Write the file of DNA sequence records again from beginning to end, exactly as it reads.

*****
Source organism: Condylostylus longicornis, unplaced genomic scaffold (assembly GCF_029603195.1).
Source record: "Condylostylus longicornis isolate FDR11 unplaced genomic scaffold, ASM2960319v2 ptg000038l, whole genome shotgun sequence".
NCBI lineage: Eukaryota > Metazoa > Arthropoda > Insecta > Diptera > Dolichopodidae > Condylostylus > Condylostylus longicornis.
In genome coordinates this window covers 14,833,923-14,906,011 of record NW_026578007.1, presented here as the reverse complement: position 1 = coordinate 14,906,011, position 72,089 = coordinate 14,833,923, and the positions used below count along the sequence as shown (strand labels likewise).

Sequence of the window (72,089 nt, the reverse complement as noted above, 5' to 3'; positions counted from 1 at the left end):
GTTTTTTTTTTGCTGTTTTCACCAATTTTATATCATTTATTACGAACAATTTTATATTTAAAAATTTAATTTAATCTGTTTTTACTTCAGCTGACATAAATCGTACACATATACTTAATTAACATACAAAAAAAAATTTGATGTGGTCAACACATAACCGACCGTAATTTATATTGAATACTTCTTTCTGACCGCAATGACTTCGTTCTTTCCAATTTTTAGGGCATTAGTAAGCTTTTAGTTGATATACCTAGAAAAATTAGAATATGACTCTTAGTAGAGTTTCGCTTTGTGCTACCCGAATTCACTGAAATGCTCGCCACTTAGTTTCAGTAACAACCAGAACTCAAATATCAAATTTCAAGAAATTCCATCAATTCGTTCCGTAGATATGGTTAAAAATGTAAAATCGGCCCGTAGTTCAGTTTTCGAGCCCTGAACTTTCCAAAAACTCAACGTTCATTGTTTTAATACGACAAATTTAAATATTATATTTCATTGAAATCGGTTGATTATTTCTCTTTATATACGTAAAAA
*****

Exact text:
Source organism: Condylostylus longicornis, unplaced genomic scaffold (assembly GCF_029603195.1).
Source record: "Condylostylus longicornis isolate FDR11 unplaced genomic scaffold, ASM2960319v2 ptg000038l, whole genome shotgun sequence".
NCBI lineage: Eukaryota > Metazoa > Arthropoda > Insecta > Diptera > Dolichopodidae > Condylostylus > Condylostylus longicornis.
In genome coordinates this window covers 14,833,923-14,906,011 of record NW_026578007.1, presented here as the reverse complement: position 1 = coordinate 14,906,011, position 72,089 = coordinate 14,833,923, and the positions used below count along the sequence as shown (strand labels likewise).

Sequence of the window (72,089 nt, the reverse complement as noted above, 5' to 3'; positions counted from 1 at the left end):
GTTTTTTTTTTGCTGTTTTCACCAATTTTATATCATTTATTACGAACAATTTTATATTTAAAAATTTAATTTAATCTGTTTTTACTTCAGCTGACATAAATCGTACACATATACTTAATTAACATACAAAAAAAAATTTGATGTGGTCAACACATAACCGACCGTAATTTATATTGAATACTTCTTTCTGACCGCAATGACTTCGTTCTTTCCAATTTTTAGGGCATTAGTAAGCTTTTAGTTGATATACCTAGAAAAATTAGAATATGACTCTTAGTAGAGTTTCGCTTTGTGCTACCCGAATTCACTGAAATGCTCGCCACTTAGTTTCAGTAACAACCAGAACTCAAATATCAAATTTCAAGAAATTCCATCAATTCGTTCCGTAGATATGGTTAAAAATGTAAAATCGGCCCGTAGTTCAGTTTTCGAGCCCTGAACTTTCCAAAAACTCAACGTTCATTGTTTTAATACGACAAATTTAAATATTATATTTCATTGAAATCGGTTGATTATTTCTCTTTATATACGTAAAAA